Good Luck!
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Old Tue Dec 22, 2009, 10:18am
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Defusing is not my primary question

I feel I can defuse quite well and that's why I have given one whole technical in my entire reffing career. However, I feel a well respected ref (notice I did not say liked) will get less flack from coaches during the course of a game and the season. In turn, this makes game management easier. So, I guess I am asking if T-ing up coaches helps solidify us as refs or if patience is the better path? My 5 years of reffing have not provided me ample wisdom in this area yet.
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Old Tue Dec 22, 2009, 10:24am
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Quote:
Originally Posted by lmeadski View Post
What do you all think are the consequences for NOT giving a T when a coach crosses the line? I coached for a number of years before reffing (this is my 3rd year doing varsity, 5th overall). I have been slow to give Ts, giving the coaches much rope. Do you feel the coaches lose respect for refs that don't whack them when appropriate? Or, do they appreciate a ref that is willing to listen and be patient with them when they blow a gasket? I used to think it was the latter, now I am beginning to question that.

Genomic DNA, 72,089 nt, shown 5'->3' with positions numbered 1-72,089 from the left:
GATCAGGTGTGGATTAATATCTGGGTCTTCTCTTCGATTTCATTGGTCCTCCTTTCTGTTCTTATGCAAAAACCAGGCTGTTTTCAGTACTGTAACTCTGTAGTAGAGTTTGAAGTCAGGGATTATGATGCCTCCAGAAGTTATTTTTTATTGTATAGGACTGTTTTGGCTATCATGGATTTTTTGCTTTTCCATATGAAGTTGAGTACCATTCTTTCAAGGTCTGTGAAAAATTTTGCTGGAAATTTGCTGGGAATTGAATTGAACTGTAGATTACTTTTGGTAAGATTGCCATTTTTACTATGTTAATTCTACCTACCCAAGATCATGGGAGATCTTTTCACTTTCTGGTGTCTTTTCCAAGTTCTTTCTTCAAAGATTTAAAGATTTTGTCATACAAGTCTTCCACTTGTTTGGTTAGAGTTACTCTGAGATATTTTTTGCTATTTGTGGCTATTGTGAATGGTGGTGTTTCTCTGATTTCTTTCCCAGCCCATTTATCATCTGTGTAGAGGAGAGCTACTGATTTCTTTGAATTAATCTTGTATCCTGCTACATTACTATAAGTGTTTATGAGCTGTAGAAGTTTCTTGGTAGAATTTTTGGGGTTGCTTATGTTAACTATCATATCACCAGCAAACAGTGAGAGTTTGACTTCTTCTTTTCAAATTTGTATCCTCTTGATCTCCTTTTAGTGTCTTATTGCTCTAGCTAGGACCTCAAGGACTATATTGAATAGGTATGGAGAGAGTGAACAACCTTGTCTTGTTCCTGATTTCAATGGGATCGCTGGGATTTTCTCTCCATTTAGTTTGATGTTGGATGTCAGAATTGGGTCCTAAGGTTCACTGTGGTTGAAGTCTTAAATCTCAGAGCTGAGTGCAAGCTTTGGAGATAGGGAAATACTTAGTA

As a former coach myself, I tend to give more leeway to coaches than players. But, when a coach does cross the line, the only way an official loses the coach's respect is if he thinks the official is indecisive or timid.
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Old Tue Dec 22, 2009, 10:31am
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Quote:
Originally Posted by lmeadski View Post